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Guest uncy_chris

Blue Foam Models

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Guest uncy_chris

Any suggestions on how to avoid jagged edges on cuts? I was thinking using a hot knife, but might it be a bit crude.

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Guest tom

Hi - In my experience I have used the following:

 

- hotwire - "like a scroll saw"

- extreamly sharp knife - (I wouldn't suggest a hot knife as it will not give a consistant cut and will stick as the knife cools)

- fine tooth saw and then sand with finer grades of sand paper as you go down

 

For shaping you cant beat a rasp for moving large amounts and finish with sand paper - dont apply to much pressure as then you will take out 'chunks' of the foam

 

Wear a mask!!

 

If you have access to a router bed 2D or 3D you cant beat it !!

 

cheers -

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Guest ditman

bread knife and sand paper works for me :D

 

if you use a sawing motion you get a clean cut.

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Guest newkillerstar

be careful on a band saw as the molten chunks will cool and sieze up the machine.

 

I always rough cut my shapes with a key-hole saw, or normal handsaw, form with a rasp or shure-form tool, finish with medium grade sand paper. Hot wire is great if you have access to one, but we were too po'.

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Guest kaiza

i find that our hotwire cutter is a little too hot and has a tendency to melt too much, and cause excess to burn - which then gets stuck on the wire and causes uneven cutting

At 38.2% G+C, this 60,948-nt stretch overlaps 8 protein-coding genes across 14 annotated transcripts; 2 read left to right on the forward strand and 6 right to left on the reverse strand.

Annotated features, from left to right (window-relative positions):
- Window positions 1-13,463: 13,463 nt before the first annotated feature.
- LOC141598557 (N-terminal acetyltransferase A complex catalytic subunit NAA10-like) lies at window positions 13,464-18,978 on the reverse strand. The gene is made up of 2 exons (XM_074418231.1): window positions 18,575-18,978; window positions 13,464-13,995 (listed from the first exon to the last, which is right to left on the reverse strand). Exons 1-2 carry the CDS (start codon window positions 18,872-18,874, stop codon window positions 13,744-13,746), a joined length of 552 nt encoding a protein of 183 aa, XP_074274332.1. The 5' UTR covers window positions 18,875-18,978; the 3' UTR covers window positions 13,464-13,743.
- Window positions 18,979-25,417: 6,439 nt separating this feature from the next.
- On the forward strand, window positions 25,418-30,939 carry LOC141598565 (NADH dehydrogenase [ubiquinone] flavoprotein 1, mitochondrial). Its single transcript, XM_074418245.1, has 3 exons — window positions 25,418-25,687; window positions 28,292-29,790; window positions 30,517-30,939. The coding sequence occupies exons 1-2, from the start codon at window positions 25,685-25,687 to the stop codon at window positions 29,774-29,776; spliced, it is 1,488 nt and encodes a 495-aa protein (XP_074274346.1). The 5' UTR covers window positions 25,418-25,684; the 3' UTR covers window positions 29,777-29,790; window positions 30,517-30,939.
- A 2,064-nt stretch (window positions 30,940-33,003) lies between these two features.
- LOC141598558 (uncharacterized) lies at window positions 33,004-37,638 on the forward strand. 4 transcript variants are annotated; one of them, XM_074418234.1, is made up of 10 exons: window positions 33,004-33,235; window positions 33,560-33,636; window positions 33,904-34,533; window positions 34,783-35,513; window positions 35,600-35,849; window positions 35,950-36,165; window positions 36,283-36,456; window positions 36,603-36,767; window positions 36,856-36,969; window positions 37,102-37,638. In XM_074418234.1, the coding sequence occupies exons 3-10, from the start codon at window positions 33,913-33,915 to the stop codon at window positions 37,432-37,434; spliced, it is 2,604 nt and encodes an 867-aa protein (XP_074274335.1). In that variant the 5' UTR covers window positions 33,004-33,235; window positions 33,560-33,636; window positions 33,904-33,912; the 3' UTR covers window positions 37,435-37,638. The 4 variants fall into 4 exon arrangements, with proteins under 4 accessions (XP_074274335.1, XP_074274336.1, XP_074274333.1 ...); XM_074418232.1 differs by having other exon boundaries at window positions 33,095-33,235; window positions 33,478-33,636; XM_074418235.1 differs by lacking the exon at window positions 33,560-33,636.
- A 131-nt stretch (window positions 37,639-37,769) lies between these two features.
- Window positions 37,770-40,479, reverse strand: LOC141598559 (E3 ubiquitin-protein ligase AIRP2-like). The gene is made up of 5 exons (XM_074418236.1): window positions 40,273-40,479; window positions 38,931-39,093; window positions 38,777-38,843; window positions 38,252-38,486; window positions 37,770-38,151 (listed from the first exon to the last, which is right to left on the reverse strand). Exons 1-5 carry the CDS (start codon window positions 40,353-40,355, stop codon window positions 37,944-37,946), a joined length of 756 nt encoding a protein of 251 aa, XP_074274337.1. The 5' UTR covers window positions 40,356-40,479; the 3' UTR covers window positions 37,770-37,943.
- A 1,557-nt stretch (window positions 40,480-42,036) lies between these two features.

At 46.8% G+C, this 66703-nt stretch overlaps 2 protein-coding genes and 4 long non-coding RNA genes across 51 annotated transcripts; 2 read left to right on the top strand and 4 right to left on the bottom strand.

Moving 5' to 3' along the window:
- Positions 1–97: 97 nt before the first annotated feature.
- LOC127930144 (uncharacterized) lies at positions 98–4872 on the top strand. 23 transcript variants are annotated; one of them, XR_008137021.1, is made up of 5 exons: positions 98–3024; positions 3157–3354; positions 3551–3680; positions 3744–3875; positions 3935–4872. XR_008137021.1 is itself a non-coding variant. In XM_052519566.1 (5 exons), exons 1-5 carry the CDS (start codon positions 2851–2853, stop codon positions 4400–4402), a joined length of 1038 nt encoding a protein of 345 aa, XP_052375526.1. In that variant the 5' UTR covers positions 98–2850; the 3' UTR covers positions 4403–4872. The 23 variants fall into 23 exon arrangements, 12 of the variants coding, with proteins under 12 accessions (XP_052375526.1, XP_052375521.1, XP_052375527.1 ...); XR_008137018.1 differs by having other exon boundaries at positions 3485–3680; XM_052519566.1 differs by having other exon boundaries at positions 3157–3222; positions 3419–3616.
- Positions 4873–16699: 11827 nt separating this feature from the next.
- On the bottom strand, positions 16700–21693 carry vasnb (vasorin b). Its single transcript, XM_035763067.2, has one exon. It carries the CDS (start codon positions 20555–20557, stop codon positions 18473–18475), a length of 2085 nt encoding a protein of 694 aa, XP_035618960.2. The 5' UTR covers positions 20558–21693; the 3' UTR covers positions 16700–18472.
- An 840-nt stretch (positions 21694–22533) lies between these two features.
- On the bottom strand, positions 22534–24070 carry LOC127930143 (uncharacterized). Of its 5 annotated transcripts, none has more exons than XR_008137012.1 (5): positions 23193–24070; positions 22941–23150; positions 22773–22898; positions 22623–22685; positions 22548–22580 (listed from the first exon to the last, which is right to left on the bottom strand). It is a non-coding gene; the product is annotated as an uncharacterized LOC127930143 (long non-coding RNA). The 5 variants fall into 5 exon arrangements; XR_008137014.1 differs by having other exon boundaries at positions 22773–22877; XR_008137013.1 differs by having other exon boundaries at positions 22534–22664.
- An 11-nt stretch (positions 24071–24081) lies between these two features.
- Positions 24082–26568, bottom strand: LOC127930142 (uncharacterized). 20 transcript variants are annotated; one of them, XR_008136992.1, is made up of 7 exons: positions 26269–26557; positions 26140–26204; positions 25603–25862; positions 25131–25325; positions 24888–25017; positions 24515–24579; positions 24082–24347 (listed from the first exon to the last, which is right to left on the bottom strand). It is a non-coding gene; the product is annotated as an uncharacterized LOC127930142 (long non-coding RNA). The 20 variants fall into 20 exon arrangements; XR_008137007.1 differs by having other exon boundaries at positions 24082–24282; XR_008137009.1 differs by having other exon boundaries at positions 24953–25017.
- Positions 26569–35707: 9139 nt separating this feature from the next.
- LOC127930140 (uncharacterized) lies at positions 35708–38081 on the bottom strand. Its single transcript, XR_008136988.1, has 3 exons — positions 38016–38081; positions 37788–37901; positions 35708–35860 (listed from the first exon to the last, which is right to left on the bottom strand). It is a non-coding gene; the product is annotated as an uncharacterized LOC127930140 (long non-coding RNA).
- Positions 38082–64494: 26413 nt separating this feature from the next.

because it also slightly melts the cut surface it sands differently to raw foam which can cause problems transitioning faces.

 

my process is bandsaw, rasp and then lots of sanding. a nice sharp (thick) snap-off blade knife with the blade all the way out gives a nice cut if you can cut all in one movement (down and sideways at the same time)

 

oh and araldite (epoxy) is the @#$@#$ for gluing this stuff, assuming you dont need to sand it afterwards.

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Guest Dan Argyle

Make a simple hot-wire cutter by wrapping a piece of wire around the end of a soldering iron. This allows you to bend the wire into any shape you like. Make sure the wire is looped. A sharp Stanley knife will allow you to cut off some of the smaller bits. Don't try to cut in one stroke, use a sawing motion, very slowly.

 

When using sand paper, make sure you only sand in one direction, preferably towards your body. If not, you're likely to scuff the foam. Car body filler does a very good job of filling in any holes, and giving a smooth surface (test the filler on a piece of foam before use, as some fillers can melt blue foam. This is of course assuming that you want to give the foam a finish. Polyfiller is an alternative, although it can become crumbly if not mixed correctly.

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Guest John Fitzsimmons

I use a hand coping saw with the set ground off the blade, or my bosch jig saw with set ground off blade

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Guest DevrajJoshi

Hot wire cutters can be a little hot but it is possible to make your own... i did for cause we had an entire module based on blue foam models. Get a piece of pipe and shape it like a question mark "?". Use duct tape or whatever to attach two D size battery cells to the bottom bit. Drill a hole in the curved upper section of the ? shape and tie through some thin wire attaching the other end of the top of the two batteries. I then used a paper clip to short the bottom of the batteries to the base of the metal fram - closing the circuit and heating the wire. Gets hot enough to deal with foam but not hot enough to burn anything.